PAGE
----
In this book written by David H. Hubel the edge of current knowledge about vision, and explores the tasks scientists face in deciphering the many remaining mysteries of vision and the workings of the human brain.
Hubel begins by explaining the structure and function of the retina and visual areas of the brain, then proceeds to more complex phenomena, such as how the brain and eyes together produce stereoscopic and color vision. A Nobel Prize winner who has studied vision for over 30 years, he combines expertise with lucid style and an ability to cut through details to the essential (and fascinating!) point. Unusually attractive, clear illustrations complement his discussion.
This book, #22 in the "Scientific American Library" series, continues the tradition of making complex scientific topics understandable to the nonspecialist. Margery C. Coombs, Univ. of Massachusetts, Amherst Copyright 1988 Reed Business Information, Inc. --This text refers to an out-of-print or unavailable edition of this title.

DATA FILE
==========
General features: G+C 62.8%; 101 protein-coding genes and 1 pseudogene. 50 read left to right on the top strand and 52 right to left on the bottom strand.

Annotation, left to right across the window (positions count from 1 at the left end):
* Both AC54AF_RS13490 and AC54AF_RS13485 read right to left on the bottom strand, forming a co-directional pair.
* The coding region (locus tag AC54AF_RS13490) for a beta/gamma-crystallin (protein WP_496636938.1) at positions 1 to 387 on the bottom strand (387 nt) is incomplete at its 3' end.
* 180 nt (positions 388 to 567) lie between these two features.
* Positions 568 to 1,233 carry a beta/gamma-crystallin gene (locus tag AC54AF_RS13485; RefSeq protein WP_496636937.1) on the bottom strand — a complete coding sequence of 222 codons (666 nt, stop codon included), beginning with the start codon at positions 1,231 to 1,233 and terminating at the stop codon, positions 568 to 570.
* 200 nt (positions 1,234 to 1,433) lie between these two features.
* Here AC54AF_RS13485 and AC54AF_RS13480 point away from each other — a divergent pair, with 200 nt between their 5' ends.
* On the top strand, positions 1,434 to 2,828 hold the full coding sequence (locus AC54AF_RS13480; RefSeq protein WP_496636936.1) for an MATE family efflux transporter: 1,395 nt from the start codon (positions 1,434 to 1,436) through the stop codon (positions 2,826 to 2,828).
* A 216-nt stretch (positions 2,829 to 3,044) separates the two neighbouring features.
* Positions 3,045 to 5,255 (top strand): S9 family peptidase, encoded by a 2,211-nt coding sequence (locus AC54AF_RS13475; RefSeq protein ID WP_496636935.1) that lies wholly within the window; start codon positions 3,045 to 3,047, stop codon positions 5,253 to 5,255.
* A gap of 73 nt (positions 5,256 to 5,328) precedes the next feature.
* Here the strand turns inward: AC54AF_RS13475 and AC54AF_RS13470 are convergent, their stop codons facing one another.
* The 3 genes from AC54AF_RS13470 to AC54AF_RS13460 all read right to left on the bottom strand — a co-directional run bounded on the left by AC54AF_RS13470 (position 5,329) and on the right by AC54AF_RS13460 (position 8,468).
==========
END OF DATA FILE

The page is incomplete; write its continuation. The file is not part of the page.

For over thirty years, Nobel Prize winner David H. Hubel has been at the forefront of research on questions of vision. In Eye, Brain, and Vision, he brings you to the edge of current knowledge about vision and explores the tasks scientists face in deciphering the many remaining mysteries of vision and the workings of the human brain.